Who among us isn't guilty of leaving work on Friday without finishing every last task? Once the clock strikes 5 p.m., no one wants to hang out at their desk, laboring over final touches. It's hard to think of a good reason to delay the onset of the freakin' weekend. Even the office martyr is like "F that biz dev report. If you need me, I'll be getting after it and ignoring Slack notifications, fools." But, according to a new study published this month in The Journal of Occupational Health Psychology, if you cut out before wrapping everything up, then you may waste precious free time ruminating over those loose ends and, ultimately, suffer weekend sleep loss.
A fair amount of research concerns work stress and sleep issues. The relationship appears to go both ways: Bad sleepers make stressed-out workers and vice versa. For example, one recent study found that work stressors including quantitative job demands (i.e., time pressure and workload) predict sleep problems two years later. The connection between unfinished work and poor sleep, however, has received relatively little attention, according to German psychologists who authored the current study.
We do know, however, that unfinished work sticks on the mind. People are far more likely to recollect mental tasks (e.g., puzzles or "constructing cardboard boxes") that they haven't finished, compared to those they have. The tendency to keep half-done tasks top of mind is called the "Zeigarnik effect." In this case, "unfinished" means tasks that employees intend to finish (or make a decent dent in) but leave incomplete or in an "unsatisfactory state." And, other research suggests that incomplete work haunts employees through rumination, "which serves the function of keeping unresolved work issues cognitively present until the work-related problem is resolved." If we spend weekends ruminating, researchers reasoned, "one could argue that work-related stress keeps employees from unwinding in their leisure time." The ultimate, most biologically vital form of "unwinding," of course, is sleep.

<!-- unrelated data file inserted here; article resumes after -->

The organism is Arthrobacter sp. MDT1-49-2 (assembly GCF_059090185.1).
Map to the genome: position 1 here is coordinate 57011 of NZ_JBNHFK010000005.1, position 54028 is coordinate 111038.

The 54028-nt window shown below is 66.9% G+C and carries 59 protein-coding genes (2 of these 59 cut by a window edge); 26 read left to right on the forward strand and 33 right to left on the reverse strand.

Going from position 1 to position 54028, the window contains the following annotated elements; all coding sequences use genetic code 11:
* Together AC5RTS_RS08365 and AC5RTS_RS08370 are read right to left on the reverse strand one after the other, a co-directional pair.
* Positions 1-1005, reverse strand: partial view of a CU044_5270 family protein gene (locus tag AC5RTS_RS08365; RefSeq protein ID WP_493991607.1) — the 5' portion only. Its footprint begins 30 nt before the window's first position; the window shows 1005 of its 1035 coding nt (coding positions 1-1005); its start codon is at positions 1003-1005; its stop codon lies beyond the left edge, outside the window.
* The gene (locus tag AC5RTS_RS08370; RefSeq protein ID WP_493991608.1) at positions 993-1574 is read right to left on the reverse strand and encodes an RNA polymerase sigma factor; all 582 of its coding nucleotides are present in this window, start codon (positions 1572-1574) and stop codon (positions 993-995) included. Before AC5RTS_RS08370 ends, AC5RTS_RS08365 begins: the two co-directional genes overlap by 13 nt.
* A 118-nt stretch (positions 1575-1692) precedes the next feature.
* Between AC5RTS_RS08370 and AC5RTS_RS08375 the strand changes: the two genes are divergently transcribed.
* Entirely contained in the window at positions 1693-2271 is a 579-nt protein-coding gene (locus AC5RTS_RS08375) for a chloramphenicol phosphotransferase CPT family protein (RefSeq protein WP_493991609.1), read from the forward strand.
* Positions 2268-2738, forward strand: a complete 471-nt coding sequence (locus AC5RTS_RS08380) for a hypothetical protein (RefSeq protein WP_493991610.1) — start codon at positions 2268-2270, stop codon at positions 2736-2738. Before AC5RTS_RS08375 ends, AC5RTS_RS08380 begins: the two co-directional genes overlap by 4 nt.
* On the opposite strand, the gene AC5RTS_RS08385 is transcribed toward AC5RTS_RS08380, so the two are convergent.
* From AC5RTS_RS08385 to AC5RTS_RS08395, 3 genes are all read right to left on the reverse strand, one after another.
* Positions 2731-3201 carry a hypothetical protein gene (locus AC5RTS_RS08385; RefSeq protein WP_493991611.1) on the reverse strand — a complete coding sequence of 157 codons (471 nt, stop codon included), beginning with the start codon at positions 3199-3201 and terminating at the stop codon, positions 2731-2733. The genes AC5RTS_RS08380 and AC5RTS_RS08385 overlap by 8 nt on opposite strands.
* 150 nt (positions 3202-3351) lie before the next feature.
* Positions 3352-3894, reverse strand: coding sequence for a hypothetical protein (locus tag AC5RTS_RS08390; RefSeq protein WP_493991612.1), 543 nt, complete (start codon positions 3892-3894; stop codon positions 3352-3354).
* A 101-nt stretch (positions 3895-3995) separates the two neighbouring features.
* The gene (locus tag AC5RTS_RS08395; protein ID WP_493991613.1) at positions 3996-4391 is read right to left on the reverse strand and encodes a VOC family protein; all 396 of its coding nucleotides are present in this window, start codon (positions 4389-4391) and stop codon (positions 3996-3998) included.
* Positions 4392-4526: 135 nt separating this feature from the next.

So, study authors hypothesized that unfinished tasks can affect sleep by leaving people to stew in their own discomfort when they should be hanging out or dozing. To test their hunch, they recruited employed German adults to keep diaries for 12 weeks. Fifty-nine participants completed two entries each week. On Friday afternoon, they filled out questionnaires about the completeness of their week's work. On Monday morning, they reported on their weekend sleep habits and rumination tendencies. For instance, they rated their agreement with statements such as "this weekend I became tense when I thought about work-related issues."
Researchers analyzed participants' Friday and Monday reports and found that Friday slackers spent more time fretting and less time sleeping over the weekend than their responsible counterparts did. In investigating rumination, researchers distinguished between two types. The first refers to the nagging, negative thoughts described above. Then there's "problem-solving pondering," which is exactly what it sounds like. People ruminate productively, using mental energy to figure out whatever tripped them up during the week. Constructive, problem-solving ruminators enjoyed better sleep.
But, the study didn't take into account how participants spent their weekends — when they weren't ruminating and sleeping (or trying to). "Rumination might thus be higher for employees whose weekend activities do not require much attention and active involvement," wrote study authors in their paper.
Regardless, if you find yourself dissolving into a heap of blahs and sads and sleepless whyyyys on Sunday night, then you might want to revisit your Friday work habits.